On this page will appear past examples of my weekly newspaper column,
"At the end of the Line with Ed Kelemen."
Keep coming back, because it will be frequently updated.
Originally Published in 2006
This tells about the travails of living large in the 1800s
My son, Brendan, and I just returned home after an interesting afternoon where we learned how the other half of society lived in the late 1800s. Actually it was more like how the upper 1% lived in those long-gone days.
You know it wasn’t all peaches and cream for them. They had worries that us poor folk just couldn’t fathom. Like where to get reliable servants to keep a twenty-four room bungalow up to snuff. Someone had to clean and polish important things like sterling silver nutmeg scrapers on a daily basis. That would be the dining room maid who also saw to the crystal chandelier and all the rest of the things in that room.
Each member of the family, including the kids, also had to have a personal maid or valet to help them keep comfortable and well-dressed. Sometimes those unfortunate people had to wear as many as four changes of clothing in one day. The servants were expected to change at least once a day, black uniforms for daytime and maroon for evening chores.
The washerwoman saw to it that all these changes of clothing were cleaned, starched and ironed. Because of the work load, washerwomen didn’t last long. But hey, they were well paid for their efforts at $50 per month.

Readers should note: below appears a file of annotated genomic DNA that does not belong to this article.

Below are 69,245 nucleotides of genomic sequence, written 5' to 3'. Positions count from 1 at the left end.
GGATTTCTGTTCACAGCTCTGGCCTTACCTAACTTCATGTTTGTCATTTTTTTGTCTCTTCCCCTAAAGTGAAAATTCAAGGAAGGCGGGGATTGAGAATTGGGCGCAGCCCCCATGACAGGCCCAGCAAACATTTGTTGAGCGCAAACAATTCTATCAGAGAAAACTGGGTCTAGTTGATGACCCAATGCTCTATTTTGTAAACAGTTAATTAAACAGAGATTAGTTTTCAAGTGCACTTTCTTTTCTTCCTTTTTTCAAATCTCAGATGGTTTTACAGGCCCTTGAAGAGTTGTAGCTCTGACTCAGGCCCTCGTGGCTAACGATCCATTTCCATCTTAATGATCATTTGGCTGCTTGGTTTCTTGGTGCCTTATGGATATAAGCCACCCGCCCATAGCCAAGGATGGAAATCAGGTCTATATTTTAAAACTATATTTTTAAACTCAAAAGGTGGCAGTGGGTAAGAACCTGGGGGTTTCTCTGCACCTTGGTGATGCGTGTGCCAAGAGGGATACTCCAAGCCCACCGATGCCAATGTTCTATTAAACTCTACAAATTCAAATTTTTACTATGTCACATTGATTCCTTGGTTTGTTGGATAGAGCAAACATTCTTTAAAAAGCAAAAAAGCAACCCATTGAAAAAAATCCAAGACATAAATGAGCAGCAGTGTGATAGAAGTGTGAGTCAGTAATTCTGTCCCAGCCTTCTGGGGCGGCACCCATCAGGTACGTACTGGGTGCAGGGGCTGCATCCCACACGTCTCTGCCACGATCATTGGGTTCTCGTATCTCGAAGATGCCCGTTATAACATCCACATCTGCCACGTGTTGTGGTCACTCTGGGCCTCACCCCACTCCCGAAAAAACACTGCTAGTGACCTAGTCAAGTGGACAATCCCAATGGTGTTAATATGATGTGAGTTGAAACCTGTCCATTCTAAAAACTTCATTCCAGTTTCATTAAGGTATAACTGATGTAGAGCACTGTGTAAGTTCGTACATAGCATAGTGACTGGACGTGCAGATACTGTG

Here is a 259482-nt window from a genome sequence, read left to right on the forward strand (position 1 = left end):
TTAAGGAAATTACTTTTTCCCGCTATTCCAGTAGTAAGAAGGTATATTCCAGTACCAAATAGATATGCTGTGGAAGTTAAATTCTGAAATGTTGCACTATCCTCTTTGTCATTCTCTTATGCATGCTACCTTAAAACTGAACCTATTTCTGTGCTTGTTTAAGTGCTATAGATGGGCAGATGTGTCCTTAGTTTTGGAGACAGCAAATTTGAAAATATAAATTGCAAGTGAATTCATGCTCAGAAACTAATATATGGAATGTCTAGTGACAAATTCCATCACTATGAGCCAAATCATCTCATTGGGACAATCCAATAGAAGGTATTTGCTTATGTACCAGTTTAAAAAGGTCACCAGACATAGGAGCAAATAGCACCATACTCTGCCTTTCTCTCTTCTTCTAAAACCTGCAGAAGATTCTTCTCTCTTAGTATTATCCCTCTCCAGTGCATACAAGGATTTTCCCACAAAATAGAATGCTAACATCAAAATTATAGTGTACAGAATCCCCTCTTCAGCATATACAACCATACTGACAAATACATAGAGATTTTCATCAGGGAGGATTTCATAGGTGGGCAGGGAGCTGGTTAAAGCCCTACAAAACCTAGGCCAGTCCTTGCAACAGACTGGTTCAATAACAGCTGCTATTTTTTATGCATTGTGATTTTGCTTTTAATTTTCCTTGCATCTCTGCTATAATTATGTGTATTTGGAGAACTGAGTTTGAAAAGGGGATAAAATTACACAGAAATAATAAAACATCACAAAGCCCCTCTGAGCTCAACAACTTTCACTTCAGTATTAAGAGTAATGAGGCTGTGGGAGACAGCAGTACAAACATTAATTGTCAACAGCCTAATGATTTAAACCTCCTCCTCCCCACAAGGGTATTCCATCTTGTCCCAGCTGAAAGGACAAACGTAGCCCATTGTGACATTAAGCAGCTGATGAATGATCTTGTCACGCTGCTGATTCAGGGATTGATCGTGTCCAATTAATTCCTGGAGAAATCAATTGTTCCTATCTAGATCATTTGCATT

Breakfasts and lunches were eaten in the breakfast room while dinner, a two and a half hour daily ordeal, was consumed in the formal dining room. The servants ate from a different, less expensive menu. That meant the chef had to prepare at least six meals a day, leaving the scullery maid with a mountain of dishes, pots and pans to clean. That usually young lass was paid around $18 a month.
At some point, the master and mistress of the house had to decide which of the twenty-plus carriages they would use for the day and inform the coachman of their decision. That is, if he weren’t otherwise occupied giving horse-drawn cart rides to the young daughter’s dollies.
The master of the house had the responsibility to acquire a proper governess for the children. Her job would be to conduct all classroom exercises for the children and to teach them proper etiquette and languages. She would preferably be a citizen of a European country and conversant in many languages. The children needed instruction in protocol. Otherwise they might not know how improper it was for servants to use the stairways in the family part of the house or to, heaven forbid, enter through the front door.
Now, don’t think that the family members had to spend all their time watching over the lowly servants. One half-day per week the servants were allowed off the premises to conduct their own business. Some households allowed the servants every other Sunday off. During these times I guess the industrial gentry was left to fend for themselves. I wonder how they fared.
All this was a bit much for my tired old brain to absorb. So, on the way home, we stopped and got a coffee for me, a Pepsi for him. As a conversation opener I asked my son if he had learned anything during the afternoon.
“Yeah, Dad,” he replied. “I learned that things haven’t really changed all that much. Just like today, back in the old days there were people with just too much money.”
“Uh-huh,” I agreed.